What We Do
"The information about learning, awareness and capacity for pain and other feelings in (...) decapod crustaceans is also clear enough to justify arguments for their protection if they are used in experimentation, for food or for other purposes"
Donald Broom, Professor (Emeritus) of Animal Welfare, University of Cambridge (1)
Crustacean Compassion wants all decapod crustaceans - whether lobsters, crabs, crayfish or shrimp - to be treated humanely. In order for their protection to be legally enforceable, we need them to be included in the definition of "animal" in law. Our current campaign calls for them to be legally recognised as sentient (that is, capable of feeling and experiencing sensations such as pain and pleasure) and protected in all relevant animal welfare legislation in the UK. This includes:
the Animal Welfare (Sentience) Bill of 2021
the diverse Animal Welfare Acts of England, Wales, Scotland and Northern Ireland
the Welfare of Animals at the Time of Killing (WATOK) legislation
the Welfare of Animals (Transport) (England) Order (WATEO)
the Animals in Scientific Procedures Act (ASPA)
We see this as a moral necessity in order to stop the appalling treatment that millions of these animals are subjected to each year, since many people who handle them are incorrectly told that they are incapable of pain or suffering. It is also an opportunity to show that our animal welfare values are as progressive and as scientifically informed as those of other nations, such as Switzerland, Norway and New Zealand, who already protect their welfare.
We raise public awareness of the sentience of decapod crustaceans; we work with food businesses to implement changes to their practices; and we put pressure on the Government to make the necessary changes to the law. Our case is built on both scientific evidence and ethical reasoning.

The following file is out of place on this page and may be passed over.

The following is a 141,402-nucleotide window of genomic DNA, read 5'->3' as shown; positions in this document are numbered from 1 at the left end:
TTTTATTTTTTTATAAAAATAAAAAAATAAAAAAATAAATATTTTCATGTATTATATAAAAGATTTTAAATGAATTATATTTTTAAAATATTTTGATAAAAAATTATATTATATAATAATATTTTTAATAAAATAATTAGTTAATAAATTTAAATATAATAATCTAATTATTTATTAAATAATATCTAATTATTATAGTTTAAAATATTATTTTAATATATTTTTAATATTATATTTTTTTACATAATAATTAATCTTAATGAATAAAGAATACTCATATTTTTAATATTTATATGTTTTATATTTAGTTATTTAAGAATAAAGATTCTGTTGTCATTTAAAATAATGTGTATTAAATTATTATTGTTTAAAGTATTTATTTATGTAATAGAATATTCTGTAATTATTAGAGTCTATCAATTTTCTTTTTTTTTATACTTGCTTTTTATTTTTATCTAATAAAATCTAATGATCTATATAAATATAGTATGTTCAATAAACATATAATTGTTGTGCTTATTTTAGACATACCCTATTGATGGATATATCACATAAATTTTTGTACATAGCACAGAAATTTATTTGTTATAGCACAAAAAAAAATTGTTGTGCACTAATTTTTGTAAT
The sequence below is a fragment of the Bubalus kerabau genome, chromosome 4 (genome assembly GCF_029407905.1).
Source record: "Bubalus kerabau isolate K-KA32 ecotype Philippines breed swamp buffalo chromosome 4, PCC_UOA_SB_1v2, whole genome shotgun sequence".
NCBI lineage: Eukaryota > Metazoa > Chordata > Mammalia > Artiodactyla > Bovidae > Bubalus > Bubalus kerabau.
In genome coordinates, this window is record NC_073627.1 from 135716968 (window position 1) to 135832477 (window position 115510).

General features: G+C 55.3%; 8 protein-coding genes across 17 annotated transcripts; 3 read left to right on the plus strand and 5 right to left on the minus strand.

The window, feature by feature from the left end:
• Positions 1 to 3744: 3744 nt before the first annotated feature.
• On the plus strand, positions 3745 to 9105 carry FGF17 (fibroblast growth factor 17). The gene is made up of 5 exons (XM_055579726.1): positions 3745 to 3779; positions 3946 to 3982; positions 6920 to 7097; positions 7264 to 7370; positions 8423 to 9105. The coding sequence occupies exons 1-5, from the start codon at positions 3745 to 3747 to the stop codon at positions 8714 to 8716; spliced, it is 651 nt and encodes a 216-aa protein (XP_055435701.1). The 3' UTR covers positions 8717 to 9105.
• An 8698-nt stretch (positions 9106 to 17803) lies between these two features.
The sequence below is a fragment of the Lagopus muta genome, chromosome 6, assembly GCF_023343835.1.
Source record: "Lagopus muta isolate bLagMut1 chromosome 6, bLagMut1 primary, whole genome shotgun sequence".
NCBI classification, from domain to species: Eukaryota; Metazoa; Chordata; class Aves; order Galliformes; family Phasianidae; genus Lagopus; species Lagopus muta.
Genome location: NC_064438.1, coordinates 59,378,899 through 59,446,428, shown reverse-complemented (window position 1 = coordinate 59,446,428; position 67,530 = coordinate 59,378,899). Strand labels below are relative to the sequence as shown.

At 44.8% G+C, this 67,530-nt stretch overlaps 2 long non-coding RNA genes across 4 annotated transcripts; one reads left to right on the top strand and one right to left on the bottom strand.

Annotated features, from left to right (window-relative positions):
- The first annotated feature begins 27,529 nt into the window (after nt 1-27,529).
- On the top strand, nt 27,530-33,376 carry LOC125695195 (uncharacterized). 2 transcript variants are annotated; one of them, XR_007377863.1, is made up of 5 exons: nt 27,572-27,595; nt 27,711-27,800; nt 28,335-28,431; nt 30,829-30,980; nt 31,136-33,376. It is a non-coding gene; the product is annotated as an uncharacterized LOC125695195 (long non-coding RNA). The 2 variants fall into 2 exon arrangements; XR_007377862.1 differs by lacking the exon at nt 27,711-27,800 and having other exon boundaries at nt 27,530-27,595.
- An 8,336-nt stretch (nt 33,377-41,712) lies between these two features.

What we have achieved so far:
We have shown that this issue is of public concern - over 56,000 people want decapod crustaceans protected in UK animal welfare law as shown by the signatures on our public petition
We have shown that the experts agree - our open letter has been signed by eminent scientists, veterinary professionals, lawyers, actors, comedians and wildlife experts, including the RSPCA and the British Veterinary Association, asking the government to protect them in animal welfare law.
We have shown that the animal welfare movement speaks with one voice - 41 animal welfare organisations think decapod crustaceans should be protected in animal welfare law. Organisations like the RSPCA and Scotland's OneKind now campaign for the protection of decapods, and the RSPCA awarded us the 2019 Campaign Award for our work.
Thanks to our work, Defra have now commissioned an independent consultation on the ability of decapod crustaceans (and cephalopod molluscs like octopus) to feel pain; and on the impact of industry practices on their welfare. And the Humane Slaughter Association has recently commissioned a piece of research worth £1.93 million that includes research and development into humane methods of slaughtering crustaceans.
1. Broom, D.M. (2014). Sentience and Animal Welfare (p. 122). Wallingford: CABI